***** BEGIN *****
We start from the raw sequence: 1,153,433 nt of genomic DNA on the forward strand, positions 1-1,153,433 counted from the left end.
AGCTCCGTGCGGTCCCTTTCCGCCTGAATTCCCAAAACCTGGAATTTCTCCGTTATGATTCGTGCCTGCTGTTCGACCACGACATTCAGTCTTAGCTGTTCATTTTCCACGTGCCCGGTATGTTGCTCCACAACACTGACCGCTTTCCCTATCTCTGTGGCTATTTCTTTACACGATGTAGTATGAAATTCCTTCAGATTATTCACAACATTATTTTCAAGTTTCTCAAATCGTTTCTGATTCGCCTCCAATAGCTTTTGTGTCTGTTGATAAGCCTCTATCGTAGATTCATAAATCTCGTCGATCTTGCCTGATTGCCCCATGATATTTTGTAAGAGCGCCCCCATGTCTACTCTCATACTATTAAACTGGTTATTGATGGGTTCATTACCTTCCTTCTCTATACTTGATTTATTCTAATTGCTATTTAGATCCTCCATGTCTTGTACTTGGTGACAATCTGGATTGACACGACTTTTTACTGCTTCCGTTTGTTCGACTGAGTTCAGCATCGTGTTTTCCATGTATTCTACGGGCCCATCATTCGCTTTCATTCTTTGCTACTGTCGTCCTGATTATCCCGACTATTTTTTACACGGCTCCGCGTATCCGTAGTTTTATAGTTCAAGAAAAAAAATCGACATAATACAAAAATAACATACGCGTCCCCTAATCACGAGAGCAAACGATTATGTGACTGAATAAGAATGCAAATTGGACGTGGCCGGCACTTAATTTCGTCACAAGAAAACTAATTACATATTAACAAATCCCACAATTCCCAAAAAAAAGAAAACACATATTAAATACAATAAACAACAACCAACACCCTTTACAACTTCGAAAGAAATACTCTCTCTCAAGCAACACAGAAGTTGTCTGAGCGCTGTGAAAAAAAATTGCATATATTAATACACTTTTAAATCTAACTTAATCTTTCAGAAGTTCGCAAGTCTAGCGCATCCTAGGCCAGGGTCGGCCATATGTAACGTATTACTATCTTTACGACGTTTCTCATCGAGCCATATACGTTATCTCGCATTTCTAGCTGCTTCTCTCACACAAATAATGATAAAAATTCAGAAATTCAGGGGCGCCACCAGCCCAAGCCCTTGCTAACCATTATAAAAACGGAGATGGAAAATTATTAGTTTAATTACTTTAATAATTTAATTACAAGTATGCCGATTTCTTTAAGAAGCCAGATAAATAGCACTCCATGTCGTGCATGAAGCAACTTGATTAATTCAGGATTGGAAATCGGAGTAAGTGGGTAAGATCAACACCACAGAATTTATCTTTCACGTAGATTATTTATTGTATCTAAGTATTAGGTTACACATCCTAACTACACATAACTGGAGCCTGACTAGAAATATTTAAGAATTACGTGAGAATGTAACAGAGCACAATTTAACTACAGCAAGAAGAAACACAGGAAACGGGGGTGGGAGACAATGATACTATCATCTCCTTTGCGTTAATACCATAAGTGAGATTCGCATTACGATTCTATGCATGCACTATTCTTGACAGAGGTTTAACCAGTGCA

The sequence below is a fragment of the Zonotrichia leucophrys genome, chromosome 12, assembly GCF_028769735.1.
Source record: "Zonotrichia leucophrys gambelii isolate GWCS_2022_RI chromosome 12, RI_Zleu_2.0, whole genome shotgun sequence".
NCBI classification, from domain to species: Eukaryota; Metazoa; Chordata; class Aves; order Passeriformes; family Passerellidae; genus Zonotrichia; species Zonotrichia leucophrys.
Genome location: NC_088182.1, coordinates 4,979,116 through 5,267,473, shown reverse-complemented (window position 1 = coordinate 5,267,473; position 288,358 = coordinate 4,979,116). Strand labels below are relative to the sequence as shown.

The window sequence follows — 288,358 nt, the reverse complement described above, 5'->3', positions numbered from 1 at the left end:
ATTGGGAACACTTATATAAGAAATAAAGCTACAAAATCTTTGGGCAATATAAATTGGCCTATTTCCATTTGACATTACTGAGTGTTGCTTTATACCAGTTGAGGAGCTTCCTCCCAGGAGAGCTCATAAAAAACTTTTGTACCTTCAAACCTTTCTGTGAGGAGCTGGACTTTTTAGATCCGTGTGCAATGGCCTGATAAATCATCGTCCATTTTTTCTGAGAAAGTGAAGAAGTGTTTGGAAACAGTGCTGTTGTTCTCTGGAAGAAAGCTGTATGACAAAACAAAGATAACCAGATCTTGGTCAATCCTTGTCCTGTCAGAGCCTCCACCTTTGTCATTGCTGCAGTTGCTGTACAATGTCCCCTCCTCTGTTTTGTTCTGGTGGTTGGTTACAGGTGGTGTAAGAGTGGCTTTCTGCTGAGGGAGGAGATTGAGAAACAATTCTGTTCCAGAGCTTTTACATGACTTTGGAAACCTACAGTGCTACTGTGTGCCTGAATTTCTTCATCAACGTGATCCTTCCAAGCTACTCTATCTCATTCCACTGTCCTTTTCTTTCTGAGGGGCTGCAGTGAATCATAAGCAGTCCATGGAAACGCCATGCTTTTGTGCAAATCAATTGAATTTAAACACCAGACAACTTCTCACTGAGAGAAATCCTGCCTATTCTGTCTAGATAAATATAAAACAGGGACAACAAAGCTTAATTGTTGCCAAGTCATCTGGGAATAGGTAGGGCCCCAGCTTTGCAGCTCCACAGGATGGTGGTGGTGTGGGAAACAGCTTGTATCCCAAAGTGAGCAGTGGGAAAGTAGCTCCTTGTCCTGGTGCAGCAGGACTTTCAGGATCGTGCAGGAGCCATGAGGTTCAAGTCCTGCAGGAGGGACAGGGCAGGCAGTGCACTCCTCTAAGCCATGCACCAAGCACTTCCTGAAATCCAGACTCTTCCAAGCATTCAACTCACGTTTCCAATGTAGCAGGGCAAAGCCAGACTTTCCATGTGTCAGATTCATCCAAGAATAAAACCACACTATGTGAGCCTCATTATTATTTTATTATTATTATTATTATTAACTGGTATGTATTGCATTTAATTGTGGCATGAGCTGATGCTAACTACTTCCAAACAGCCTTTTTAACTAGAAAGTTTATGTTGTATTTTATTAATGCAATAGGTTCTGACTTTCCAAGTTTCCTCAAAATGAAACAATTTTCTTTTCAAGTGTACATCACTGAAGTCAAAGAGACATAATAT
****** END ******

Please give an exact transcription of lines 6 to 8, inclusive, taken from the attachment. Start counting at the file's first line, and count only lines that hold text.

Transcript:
Genome location: NC_088182.1, coordinates 4,979,116 through 5,267,473, shown reverse-complemented (window position 1 = coordinate 5,267,473; position 288,358 = coordinate 4,979,116). Strand labels below are relative to the sequence as shown.

The window sequence follows — 288,358 nt, the reverse complement described above, 5'->3', positions numbered from 1 at the left end:
ATTGGGAACACTTATATAAGAAATAAAGCTACAAAATCTTTGGGCAATATAAATTGGCCTATTTCCATTTGACATTACTGAGTGTTGCTTTATACCAGTTGAGGAGCTTCCTCCCAGGAGAGCTCATAAAAAACTTTTGTACCTTCAAACCTTTCTGTGAGGAGCTGGACTTTTTAGATCCGTGTGCAATGGCCTGATAAATCATCGTCCATTTTTTCTGAGAAAGTGAAGAAGTGTTTGGAAACAGTGCTGTTGTTCTCTGGAAGAAAGCTGTATGACAAAACAAAGATAACCAGATCTTGGTCAATCCTTGTCCTGTCAGAGCCTCCACCTTTGTCATTGCTGCAGTTGCTGTACAATGTCCCCTCCTCTGTTTTGTTCTGGTGGTTGGTTACAGGTGGTGTAAGAGTGGCTTTCTGCTGAGGGAGGAGATTGAGAAACAATTCTGTTCCAGAGCTTTTACATGACTTTGGAAACCTACAGTGCTACTGTGTGCCTGAATTTCTTCATCAACGTGATCCTTCCAAGCTACTCTATCTCATTCCACTGTCCTTTTCTTTCTGAGGGGCTGCAGTGAATCATAAGCAGTCCATGGAAACGCCATGCTTTTGTGCAAATCAATTGAATTTAAACACCAGACAACTTCTCACTGAGAGAAATCCTGCCTATTCTGTCTAGATAAATATAAAACAGGGACAACAAAGCTTAATTGTTGCCAAGTCATCTGGGAATAGGTAGGGCCCCAGCTTTGCAGCTCCACAGGATGGTGGTGGTGTGGGAAACAGCTTGTATCCCAAAGTGAGCAGTGGGAAAGTAGCTCCTTGTCCTGGTGCAGCAGGACTTTCAGGATCGTGCAGGAGCCATGAGGTTCAAGTCCTGCAGGAGGGACAGGGCAGGCAGTGCACTCCTCTAAGCCATGCACCAAGCACTTCCTGAAATCCAGACTCTTCCAAGCATTCAACTCACGTTTCCAATGTAGCAGGGCAAAGCCAGACTTTCCATGTGTCAGATTCATCCAAGAATAAAACCACACTATGTGAGCCTCATTATTATTTTATTATTATTATTATTATTAACTGGTATGTATTGCATTTAATTGTGGCATGAGCTGATGCTAACTACTTCCAAACAGCCTTTTTAACTAGAAAGTTTATGTTGTATTTTATTAATGCAATAGGTTCTGACTTTCCAAGTTTCCTCAAAATGAAACAATTTTCTTTTCAAGTGTACATCACTGAAGTCAAAGAGACATAATAT